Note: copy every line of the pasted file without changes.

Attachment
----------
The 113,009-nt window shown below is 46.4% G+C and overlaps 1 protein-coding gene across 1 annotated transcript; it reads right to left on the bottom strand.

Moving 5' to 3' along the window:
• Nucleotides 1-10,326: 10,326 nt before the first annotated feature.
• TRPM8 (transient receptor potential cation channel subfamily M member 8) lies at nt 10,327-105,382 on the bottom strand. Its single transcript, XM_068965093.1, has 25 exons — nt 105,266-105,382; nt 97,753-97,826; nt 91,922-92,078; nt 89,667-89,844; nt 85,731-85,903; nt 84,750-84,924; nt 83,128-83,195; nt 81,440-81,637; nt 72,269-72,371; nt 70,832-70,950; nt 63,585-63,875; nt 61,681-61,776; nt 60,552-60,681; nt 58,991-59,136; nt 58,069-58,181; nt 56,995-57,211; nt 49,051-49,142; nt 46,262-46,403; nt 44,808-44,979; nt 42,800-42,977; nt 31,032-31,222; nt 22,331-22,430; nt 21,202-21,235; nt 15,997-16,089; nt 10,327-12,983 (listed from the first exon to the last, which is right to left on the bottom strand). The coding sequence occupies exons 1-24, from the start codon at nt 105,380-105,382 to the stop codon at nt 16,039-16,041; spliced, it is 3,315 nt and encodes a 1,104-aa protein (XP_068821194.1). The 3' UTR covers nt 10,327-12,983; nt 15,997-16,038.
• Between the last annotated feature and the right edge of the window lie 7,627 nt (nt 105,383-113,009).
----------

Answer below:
The 113,009-nt window shown below is 46.4% G+C and overlaps 1 protein-coding gene across 1 annotated transcript; it reads right to left on the bottom strand.

Moving 5' to 3' along the window:
• Nucleotides 1-10,326: 10,326 nt before the first annotated feature.
• TRPM8 (transient receptor potential cation channel subfamily M member 8) lies at nt 10,327-105,382 on the bottom strand. Its single transcript, XM_068965093.1, has 25 exons — nt 105,266-105,382; nt 97,753-97,826; nt 91,922-92,078; nt 89,667-89,844; nt 85,731-85,903; nt 84,750-84,924; nt 83,128-83,195; nt 81,440-81,637; nt 72,269-72,371; nt 70,832-70,950; nt 63,585-63,875; nt 61,681-61,776; nt 60,552-60,681; nt 58,991-59,136; nt 58,069-58,181; nt 56,995-57,211; nt 49,051-49,142; nt 46,262-46,403; nt 44,808-44,979; nt 42,800-42,977; nt 31,032-31,222; nt 22,331-22,430; nt 21,202-21,235; nt 15,997-16,089; nt 10,327-12,983 (listed from the first exon to the last, which is right to left on the bottom strand). The coding sequence occupies exons 1-24, from the start codon at nt 105,380-105,382 to the stop codon at nt 16,039-16,041; spliced, it is 3,315 nt and encodes a 1,104-aa protein (XP_068821194.1). The 3' UTR covers nt 10,327-12,983; nt 15,997-16,038.
• Between the last annotated feature and the right edge of the window lie 7,627 nt (nt 105,383-113,009).